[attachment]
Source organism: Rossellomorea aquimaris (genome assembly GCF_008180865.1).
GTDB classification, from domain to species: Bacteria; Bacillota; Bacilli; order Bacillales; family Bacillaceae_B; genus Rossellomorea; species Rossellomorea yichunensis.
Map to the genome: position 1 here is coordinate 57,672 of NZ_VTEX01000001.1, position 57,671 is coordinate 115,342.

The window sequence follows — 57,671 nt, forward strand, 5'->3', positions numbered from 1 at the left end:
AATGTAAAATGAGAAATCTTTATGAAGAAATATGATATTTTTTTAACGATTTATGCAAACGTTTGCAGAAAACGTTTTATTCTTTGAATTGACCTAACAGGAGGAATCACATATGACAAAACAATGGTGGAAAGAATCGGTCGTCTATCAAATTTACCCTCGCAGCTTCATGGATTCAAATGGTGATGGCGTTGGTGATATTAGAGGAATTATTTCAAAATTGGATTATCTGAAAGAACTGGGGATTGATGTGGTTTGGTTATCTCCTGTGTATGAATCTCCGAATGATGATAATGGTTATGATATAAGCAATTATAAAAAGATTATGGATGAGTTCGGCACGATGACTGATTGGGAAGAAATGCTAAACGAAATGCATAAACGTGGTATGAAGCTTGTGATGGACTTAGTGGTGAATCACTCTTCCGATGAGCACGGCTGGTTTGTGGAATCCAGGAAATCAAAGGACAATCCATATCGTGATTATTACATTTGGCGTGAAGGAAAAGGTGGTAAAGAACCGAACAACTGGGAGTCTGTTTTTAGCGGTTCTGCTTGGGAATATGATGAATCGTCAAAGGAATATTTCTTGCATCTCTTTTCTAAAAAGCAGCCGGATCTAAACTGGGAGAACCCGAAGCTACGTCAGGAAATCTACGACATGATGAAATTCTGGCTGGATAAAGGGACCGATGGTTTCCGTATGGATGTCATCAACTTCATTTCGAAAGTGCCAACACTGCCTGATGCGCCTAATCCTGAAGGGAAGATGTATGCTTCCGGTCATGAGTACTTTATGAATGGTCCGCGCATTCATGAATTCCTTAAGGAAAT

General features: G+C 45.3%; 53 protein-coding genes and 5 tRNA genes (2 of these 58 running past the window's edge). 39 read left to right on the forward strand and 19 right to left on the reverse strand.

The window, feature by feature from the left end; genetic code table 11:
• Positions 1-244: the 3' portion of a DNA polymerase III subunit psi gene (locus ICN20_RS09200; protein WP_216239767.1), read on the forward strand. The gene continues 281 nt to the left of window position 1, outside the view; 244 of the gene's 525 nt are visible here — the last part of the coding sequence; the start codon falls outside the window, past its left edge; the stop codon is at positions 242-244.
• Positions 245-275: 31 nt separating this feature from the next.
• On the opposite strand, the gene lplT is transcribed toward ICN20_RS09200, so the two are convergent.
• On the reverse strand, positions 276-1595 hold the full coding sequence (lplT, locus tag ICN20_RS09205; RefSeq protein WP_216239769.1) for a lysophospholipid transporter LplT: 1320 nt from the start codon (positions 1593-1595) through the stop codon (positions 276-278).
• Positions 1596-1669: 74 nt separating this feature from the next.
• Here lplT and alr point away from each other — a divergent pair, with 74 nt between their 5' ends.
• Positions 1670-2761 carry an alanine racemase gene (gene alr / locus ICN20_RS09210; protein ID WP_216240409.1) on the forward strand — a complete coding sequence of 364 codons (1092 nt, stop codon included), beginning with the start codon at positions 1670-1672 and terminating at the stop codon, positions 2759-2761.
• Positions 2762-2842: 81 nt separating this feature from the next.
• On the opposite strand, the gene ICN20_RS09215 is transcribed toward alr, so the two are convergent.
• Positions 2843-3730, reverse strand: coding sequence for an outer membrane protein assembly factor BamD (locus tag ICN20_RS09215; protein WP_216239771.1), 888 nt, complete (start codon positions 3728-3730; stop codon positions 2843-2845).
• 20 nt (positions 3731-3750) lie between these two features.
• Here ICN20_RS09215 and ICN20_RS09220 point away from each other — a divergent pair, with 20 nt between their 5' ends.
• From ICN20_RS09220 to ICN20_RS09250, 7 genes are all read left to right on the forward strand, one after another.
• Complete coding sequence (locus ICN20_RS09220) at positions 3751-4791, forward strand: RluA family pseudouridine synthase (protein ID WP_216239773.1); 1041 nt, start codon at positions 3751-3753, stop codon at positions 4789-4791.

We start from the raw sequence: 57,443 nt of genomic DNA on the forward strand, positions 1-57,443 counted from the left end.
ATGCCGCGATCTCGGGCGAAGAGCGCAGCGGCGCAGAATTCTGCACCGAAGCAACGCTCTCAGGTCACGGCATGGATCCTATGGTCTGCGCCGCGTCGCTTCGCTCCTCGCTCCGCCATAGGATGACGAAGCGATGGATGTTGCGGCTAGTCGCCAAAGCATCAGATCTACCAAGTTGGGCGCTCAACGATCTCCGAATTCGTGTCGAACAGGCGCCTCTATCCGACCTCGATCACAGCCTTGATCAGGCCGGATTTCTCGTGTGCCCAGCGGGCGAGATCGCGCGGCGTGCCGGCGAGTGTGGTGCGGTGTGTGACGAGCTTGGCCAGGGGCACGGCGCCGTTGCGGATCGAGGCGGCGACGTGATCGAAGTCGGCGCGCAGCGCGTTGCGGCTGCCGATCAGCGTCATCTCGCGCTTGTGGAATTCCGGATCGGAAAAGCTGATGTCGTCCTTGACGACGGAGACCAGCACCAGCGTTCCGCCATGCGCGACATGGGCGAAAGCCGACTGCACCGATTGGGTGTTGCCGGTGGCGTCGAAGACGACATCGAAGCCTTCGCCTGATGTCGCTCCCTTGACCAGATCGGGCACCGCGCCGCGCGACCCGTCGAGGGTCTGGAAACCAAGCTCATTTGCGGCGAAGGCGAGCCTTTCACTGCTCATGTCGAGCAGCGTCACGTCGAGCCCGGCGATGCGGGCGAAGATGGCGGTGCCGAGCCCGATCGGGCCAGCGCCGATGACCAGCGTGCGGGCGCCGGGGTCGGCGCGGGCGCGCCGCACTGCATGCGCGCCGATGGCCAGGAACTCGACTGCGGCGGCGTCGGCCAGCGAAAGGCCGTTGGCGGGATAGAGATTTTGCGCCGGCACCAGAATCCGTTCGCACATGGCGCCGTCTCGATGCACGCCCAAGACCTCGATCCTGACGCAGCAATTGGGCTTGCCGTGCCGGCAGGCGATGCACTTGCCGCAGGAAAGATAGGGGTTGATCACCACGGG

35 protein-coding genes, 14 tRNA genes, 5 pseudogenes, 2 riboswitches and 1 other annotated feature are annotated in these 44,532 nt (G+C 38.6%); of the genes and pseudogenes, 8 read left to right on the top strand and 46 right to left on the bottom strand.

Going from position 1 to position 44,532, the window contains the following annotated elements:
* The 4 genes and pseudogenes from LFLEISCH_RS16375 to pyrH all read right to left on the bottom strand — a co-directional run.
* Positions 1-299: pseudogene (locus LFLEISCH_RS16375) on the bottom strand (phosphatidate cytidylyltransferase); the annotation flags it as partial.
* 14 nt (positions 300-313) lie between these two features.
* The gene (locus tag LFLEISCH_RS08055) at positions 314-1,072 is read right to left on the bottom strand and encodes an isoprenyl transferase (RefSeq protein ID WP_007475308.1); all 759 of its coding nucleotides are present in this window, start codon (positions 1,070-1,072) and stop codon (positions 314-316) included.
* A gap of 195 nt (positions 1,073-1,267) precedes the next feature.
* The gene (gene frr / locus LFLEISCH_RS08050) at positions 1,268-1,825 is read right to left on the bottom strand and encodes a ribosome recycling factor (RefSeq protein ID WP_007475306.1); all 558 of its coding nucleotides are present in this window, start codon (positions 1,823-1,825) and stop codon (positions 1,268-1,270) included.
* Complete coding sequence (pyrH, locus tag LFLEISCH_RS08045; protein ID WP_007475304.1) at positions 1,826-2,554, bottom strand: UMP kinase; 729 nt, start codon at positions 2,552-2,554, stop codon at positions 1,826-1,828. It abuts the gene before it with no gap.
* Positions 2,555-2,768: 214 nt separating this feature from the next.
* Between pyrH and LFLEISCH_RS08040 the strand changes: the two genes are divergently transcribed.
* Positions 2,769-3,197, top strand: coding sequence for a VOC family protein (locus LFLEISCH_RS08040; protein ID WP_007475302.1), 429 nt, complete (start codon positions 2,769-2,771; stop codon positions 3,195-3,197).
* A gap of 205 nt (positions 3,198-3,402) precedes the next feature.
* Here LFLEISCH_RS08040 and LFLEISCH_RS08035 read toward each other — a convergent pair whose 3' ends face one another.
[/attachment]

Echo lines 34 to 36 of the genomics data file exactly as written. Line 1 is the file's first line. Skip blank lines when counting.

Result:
* Between pyrH and LFLEISCH_RS08040 the strand changes: the two genes are divergently transcribed.
* Positions 2,769-3,197, top strand: coding sequence for a VOC family protein (locus LFLEISCH_RS08040; protein ID WP_007475302.1), 429 nt, complete (start codon positions 2,769-2,771; stop codon positions 3,195-3,197).
* A gap of 205 nt (positions 3,198-3,402) precedes the next feature.